conference date: October 31, 2014 @ 8:00 AM Pacific Time
for quarter ending: September 30, 2014 (Q3, third quarter 2014)
Overview: Little revenue, but reported results from Prophage glioblastoma study while working to advance the pipeline.
Basic data (GAAP):
Revenue was $1.6 million, down sequentially from $3.1 million and up from $.07 million year-earlier.
Net income was negative $8.2 million, down sequentially from negative $7.8 million, and down from negative $7.3 million year-earlier.
Earnings per share (EPS) were negative $0.13, down sequentially from negative $0.12, and improved from negative $0.24 year-earlier.
The focus is now to advance the checkpoint modulator (CPM) programs. Agenus is also looking for partnerships based on the good prior Prophage glioma and HerpV results.
GBM (glioblastoma multiforme, a kind of brain cancer) Phase 2 Prophage vaccine data final results were announced in July. It was an open label, single arm trial. Half the patients lived almost 2 years, compared to 16 months for standard of care alone. 33% of patients were alive at 2 years. Agenus is exploring options to advance the therapy and has had its end-of-study meeting with the FDA.
Agenus made progress in creating 2 CPM antibodies for its deal with Merck, which are separate from Agenus's own 6 CPM programs. Agenus may file to start clinical trials with its CPMs some time in 2015, following IND filings with the FDA.
In the quarter GlaxoSmithKline files for approval, in Europe, for a malaria vaccine that uses an Agenus ingredient, QS-21. Agenus will receive another milestone payment upon regulatory approval.
As a development stage biotechnology company, Agenus is focused on pipeline development, including QS-21 Stimulon, immunotherapy, and heat shock protein vaccines. Along with partners, Agenus has 22 programs in clinical development.
Cost of sales was $0 million. Research and development expense was $5.3 million. General and administrative expense was $54.9 million. Contingent fair-value adjustment benefit of $1.0 million. Leaving operating income at negative $7.7 million. Other expense was $0.4 million.
Cash and equivalents balance ended at $52.9 million, sequentially from $62.8 million.
Agenus believes it has sufficient cash to fund operations through mid-2015.
Agenus continues to explore possibly working with new licensing partners for QS-21. It is also in active discussions with potential partners for its checkpoint antibodies program.
It seems like everyone is pursuing combinations in some form or another. How does Agenus fit into this bigger picture? At what point will larger players want to pick up your clinical assets? It's complicated. We believe combinations will drive the future of immuno-oncology. We have a full portfolio of checkpoint targets to combine, which is why Merck came to us. We evaluate financial and collaboration options, we are exploring a number of them right now. It has been an extremely active area. No one combination will address every need. In addition to cooperating with other companies, it would be powerful if we could control combinations, not just single agents.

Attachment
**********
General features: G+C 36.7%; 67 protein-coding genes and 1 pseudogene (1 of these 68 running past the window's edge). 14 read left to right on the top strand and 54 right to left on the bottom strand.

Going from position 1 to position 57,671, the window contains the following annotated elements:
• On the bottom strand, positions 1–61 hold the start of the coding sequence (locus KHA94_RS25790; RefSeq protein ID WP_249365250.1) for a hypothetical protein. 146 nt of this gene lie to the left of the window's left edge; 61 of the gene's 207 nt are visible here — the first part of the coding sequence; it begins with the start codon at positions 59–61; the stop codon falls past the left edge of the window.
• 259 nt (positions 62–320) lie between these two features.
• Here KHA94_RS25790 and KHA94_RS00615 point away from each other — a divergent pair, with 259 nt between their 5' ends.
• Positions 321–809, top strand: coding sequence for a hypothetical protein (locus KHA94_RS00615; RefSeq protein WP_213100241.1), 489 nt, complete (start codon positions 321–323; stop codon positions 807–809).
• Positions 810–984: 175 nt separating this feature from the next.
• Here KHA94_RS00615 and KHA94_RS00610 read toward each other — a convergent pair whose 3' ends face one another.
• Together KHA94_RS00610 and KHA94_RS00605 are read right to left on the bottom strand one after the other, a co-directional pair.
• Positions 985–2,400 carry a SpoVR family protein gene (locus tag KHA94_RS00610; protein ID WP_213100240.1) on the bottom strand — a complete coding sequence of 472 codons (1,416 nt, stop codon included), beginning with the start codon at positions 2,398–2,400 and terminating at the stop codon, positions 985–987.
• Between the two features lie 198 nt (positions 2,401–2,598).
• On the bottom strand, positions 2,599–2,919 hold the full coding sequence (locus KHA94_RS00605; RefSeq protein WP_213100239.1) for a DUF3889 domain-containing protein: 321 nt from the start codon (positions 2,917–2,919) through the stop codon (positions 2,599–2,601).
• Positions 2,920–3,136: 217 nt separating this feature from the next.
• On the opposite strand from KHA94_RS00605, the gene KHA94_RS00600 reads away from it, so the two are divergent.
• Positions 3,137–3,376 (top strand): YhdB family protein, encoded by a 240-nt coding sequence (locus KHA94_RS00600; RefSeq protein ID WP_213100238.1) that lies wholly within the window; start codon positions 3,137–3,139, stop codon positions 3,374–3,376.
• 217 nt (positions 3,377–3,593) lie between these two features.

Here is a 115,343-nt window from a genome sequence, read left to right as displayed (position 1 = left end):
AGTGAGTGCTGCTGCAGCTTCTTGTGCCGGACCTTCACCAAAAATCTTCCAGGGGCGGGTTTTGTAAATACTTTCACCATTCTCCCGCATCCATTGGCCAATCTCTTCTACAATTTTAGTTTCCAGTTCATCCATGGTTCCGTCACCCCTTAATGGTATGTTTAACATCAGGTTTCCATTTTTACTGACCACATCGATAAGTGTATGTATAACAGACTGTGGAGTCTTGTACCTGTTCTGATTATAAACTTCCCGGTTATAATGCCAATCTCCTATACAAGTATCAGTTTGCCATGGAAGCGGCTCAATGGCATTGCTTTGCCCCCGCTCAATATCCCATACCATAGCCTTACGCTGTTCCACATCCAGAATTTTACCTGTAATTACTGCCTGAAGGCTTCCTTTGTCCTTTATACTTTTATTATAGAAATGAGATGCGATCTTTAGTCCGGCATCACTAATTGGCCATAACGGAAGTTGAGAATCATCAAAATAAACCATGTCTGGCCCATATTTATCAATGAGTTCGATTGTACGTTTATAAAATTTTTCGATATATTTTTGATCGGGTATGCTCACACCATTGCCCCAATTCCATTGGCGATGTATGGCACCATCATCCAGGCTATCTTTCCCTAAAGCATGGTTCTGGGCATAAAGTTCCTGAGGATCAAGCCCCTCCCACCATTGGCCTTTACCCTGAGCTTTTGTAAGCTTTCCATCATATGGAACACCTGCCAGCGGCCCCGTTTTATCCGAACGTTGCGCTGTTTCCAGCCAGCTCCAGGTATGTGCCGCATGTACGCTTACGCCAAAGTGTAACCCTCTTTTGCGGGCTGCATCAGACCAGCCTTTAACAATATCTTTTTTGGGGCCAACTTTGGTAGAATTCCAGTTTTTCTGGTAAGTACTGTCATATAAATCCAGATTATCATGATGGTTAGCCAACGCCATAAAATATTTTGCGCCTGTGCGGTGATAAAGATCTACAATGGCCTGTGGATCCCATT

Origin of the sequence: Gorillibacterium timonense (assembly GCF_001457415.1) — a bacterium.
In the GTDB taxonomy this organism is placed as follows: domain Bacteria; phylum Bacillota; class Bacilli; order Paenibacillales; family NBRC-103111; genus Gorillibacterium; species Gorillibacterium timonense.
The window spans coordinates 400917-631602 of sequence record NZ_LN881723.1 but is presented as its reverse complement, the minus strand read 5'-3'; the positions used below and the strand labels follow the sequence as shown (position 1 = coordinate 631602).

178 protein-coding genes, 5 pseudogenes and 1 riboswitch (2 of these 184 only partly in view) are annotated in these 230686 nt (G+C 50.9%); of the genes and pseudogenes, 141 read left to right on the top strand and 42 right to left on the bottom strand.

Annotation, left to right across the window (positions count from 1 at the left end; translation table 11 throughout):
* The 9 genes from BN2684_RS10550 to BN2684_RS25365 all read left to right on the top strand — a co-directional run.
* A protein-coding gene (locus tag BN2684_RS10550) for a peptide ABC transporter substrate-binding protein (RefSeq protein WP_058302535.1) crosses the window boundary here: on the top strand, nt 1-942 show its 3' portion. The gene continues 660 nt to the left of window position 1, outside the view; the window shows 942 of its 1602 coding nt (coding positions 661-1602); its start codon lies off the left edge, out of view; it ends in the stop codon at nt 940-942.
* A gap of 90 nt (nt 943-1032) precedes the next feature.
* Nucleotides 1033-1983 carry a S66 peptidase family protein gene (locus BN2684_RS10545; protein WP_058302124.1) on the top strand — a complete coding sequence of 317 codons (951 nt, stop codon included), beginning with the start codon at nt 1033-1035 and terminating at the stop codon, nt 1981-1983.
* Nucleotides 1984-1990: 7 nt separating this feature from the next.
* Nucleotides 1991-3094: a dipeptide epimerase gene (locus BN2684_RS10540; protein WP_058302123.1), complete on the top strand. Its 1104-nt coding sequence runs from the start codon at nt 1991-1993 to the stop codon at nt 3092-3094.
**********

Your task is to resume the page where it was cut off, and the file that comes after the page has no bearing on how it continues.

The $2 million GSK milestone payment was booked as revenue in Q2 even though the actual cash came in in Q3.
Shouldn't your cash last longer than mid-2015? That is a very conservative number, based on substantially enhanced activity, in case we don't have a collaborator.
How active is BD (business development) in terms of moving GBM forward? Our 2 top priorities are to move our internal programs to the next level of value creation, which would be clinical trials as early as next year. Engaging with the right corporate partnership is also a priority.
What kinds of cancer indications are most attractive for CPMs? Characterizing patients and immune system monitoring are very important to development. It won't be so much by type of tumor because of mutation burden differences. In some tumors, like colorectal and prostate cancer, high tumor burden does not so far correspond to effectiveness.
Are you looking to develop CPMs for autoimmune diseases? Yes, the flip side is to use some to dampen down immune responses. We are interested in exploring that. We are characterizing antibodies to see which diseases they are effective in treating.
Are you working on any other cancer with a Prophage-like vaccine? We take a tumor sample and create a cell-free vaccine to trigger T-cell response. Any tumor that does not respond to CPMs a single agents might benefit from combination with vaccines. To get approval you would need first to do enough monotherapy to show safety.
Does your platform do biomarker identification? We are building our own capabilities. We are way up the learning curve, we can watch how a patient's immune system responds.
Action by the EMA on GSK's malaria vaccine could happen next year.
Agenus web site
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